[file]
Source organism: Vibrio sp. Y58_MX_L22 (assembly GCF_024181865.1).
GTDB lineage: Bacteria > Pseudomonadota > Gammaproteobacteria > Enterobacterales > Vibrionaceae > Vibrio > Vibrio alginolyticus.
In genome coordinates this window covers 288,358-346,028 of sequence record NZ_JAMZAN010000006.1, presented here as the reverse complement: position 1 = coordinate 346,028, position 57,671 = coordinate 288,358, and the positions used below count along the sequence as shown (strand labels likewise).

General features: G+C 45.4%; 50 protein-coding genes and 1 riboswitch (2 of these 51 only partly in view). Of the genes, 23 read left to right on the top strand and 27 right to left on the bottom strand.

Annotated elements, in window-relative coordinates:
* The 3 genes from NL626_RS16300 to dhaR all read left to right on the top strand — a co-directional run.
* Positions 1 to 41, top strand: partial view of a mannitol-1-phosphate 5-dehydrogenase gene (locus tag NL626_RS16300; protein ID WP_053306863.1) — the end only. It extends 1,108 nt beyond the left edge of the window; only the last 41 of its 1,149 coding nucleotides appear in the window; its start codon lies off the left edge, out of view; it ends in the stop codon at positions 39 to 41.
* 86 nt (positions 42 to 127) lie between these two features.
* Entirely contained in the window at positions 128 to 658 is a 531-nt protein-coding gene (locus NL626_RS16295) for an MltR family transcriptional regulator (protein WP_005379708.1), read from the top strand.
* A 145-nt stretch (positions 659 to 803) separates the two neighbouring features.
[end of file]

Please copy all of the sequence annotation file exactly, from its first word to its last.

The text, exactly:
Source organism: Vibrio sp. Y58_MX_L22 (assembly GCF_024181865.1).
GTDB lineage: Bacteria > Pseudomonadota > Gammaproteobacteria > Enterobacterales > Vibrionaceae > Vibrio > Vibrio alginolyticus.
In genome coordinates this window covers 288,358-346,028 of sequence record NZ_JAMZAN010000006.1, presented here as the reverse complement: position 1 = coordinate 346,028, position 57,671 = coordinate 288,358, and the positions used below count along the sequence as shown (strand labels likewise).

General features: G+C 45.4%; 50 protein-coding genes and 1 riboswitch (2 of these 51 only partly in view). Of the genes, 23 read left to right on the top strand and 27 right to left on the bottom strand.

Annotated elements, in window-relative coordinates:
* The 3 genes from NL626_RS16300 to dhaR all read left to right on the top strand — a co-directional run.
* Positions 1 to 41, top strand: partial view of a mannitol-1-phosphate 5-dehydrogenase gene (locus tag NL626_RS16300; protein ID WP_053306863.1) — the end only. It extends 1,108 nt beyond the left edge of the window; only the last 41 of its 1,149 coding nucleotides appear in the window; its start codon lies off the left edge, out of view; it ends in the stop codon at positions 39 to 41.
* 86 nt (positions 42 to 127) lie between these two features.
* Entirely contained in the window at positions 128 to 658 is a 531-nt protein-coding gene (locus NL626_RS16295) for an MltR family transcriptional regulator (protein WP_005379708.1), read from the top strand.
* A 145-nt stretch (positions 659 to 803) separates the two neighbouring features.